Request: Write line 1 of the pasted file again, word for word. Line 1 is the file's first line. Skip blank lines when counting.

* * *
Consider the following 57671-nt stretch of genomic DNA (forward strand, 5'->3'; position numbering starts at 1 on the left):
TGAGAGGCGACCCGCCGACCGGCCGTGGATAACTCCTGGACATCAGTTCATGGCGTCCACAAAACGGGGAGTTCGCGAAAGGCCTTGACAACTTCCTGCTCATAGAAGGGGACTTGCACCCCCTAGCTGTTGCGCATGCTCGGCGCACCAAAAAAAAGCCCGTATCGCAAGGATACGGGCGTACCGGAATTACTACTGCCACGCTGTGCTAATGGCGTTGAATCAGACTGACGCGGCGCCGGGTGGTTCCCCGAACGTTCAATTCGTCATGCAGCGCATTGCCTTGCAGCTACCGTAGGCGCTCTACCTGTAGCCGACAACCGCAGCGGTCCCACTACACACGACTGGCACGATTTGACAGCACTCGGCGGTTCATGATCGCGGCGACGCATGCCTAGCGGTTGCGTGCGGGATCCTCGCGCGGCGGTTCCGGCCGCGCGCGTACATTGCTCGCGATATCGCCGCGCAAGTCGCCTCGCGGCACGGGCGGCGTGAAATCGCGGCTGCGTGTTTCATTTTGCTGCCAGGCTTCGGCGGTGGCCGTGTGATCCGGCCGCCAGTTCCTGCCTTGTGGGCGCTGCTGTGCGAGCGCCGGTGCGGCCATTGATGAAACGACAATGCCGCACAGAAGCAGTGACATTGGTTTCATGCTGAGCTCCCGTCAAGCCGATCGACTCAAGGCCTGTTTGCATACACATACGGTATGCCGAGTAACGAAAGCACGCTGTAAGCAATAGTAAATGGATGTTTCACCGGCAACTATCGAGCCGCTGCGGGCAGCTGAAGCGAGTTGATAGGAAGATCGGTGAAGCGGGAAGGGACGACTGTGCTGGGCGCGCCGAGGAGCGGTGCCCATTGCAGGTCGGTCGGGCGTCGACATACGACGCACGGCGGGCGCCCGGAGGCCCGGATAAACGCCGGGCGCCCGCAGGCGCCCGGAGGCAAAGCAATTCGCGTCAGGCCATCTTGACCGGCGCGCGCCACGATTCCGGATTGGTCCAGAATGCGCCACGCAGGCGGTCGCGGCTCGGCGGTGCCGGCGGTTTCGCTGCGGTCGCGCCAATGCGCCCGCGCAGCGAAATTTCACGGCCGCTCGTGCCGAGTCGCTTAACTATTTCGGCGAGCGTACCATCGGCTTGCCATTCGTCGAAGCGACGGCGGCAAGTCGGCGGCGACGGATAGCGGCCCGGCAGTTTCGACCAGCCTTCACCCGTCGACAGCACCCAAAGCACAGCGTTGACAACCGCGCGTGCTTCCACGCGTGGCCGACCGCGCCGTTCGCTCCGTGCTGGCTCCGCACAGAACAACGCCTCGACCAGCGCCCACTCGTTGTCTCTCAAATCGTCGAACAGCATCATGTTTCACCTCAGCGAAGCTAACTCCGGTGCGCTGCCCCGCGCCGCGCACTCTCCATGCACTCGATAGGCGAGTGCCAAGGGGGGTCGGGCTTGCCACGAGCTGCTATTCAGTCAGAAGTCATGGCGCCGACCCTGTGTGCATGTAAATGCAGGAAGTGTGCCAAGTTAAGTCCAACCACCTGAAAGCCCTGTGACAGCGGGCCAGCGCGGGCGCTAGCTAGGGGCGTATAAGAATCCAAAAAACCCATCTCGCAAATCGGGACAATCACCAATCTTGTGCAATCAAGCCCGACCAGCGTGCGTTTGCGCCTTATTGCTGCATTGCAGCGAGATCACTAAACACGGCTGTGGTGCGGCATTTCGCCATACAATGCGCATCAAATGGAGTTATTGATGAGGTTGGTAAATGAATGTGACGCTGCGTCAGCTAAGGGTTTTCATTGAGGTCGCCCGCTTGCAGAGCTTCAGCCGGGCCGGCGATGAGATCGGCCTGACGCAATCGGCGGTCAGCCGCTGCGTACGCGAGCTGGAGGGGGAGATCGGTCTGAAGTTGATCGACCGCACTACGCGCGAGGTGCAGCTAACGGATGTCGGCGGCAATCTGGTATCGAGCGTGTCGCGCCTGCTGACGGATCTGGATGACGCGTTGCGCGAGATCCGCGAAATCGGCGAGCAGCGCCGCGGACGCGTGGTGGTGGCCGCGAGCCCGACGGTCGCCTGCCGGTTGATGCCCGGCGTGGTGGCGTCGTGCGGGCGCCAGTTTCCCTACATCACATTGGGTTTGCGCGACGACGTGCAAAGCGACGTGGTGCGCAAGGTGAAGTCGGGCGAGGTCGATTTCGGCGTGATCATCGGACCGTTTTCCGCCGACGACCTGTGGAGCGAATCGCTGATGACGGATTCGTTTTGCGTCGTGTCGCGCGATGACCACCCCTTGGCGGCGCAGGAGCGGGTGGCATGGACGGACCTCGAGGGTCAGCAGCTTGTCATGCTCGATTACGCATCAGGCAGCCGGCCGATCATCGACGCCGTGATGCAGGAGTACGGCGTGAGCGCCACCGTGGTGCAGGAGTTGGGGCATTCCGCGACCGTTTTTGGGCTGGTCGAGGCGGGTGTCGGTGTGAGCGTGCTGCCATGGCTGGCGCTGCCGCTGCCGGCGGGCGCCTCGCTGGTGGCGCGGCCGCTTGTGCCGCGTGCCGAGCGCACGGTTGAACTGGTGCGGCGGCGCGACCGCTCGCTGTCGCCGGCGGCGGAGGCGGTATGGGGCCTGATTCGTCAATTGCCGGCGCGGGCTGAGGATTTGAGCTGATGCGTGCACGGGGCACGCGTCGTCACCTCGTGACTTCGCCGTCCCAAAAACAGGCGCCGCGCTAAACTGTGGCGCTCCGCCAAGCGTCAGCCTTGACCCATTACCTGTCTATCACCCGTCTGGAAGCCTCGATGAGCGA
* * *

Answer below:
Consider the following 57671-nt stretch of genomic DNA (forward strand, 5'->3'; position numbering starts at 1 on the left):